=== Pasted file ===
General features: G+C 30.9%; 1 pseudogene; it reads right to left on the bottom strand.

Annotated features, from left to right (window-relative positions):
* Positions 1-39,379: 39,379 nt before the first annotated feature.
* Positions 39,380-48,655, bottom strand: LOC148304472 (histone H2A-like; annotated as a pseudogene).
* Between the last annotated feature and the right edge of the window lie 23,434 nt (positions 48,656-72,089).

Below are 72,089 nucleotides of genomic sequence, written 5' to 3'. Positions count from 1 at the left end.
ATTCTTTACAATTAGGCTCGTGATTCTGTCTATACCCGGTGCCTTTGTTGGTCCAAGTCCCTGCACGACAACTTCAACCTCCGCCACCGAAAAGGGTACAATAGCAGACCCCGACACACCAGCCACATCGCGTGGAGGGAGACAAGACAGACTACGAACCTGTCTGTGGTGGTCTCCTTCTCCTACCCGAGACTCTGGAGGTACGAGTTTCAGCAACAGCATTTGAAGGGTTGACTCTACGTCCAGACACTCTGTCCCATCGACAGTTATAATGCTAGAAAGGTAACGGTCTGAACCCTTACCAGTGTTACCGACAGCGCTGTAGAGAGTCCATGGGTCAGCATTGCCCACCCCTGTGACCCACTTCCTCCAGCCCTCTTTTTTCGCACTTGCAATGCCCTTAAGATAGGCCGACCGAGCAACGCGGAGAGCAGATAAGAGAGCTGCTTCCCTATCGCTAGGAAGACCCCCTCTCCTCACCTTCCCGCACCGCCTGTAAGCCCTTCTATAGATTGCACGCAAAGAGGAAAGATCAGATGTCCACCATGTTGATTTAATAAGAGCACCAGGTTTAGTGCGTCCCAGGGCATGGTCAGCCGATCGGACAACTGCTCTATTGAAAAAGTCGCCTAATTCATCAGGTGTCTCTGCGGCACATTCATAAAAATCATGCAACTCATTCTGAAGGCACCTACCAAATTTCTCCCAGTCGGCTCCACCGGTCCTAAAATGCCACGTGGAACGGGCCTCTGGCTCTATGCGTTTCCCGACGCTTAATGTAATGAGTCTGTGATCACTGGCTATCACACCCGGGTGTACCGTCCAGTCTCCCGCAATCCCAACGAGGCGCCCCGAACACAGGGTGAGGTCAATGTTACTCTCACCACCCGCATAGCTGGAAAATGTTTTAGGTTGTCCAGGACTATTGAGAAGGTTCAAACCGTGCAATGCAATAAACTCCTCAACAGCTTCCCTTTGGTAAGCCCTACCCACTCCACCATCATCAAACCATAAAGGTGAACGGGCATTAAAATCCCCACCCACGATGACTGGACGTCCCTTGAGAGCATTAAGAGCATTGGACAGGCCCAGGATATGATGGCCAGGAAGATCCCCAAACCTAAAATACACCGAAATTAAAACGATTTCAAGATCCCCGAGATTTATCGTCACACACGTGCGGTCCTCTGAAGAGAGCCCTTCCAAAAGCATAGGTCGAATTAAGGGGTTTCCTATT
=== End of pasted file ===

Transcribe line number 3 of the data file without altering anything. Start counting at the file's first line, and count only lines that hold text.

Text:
* Positions 1-39,379: 39,379 nt before the first annotated feature.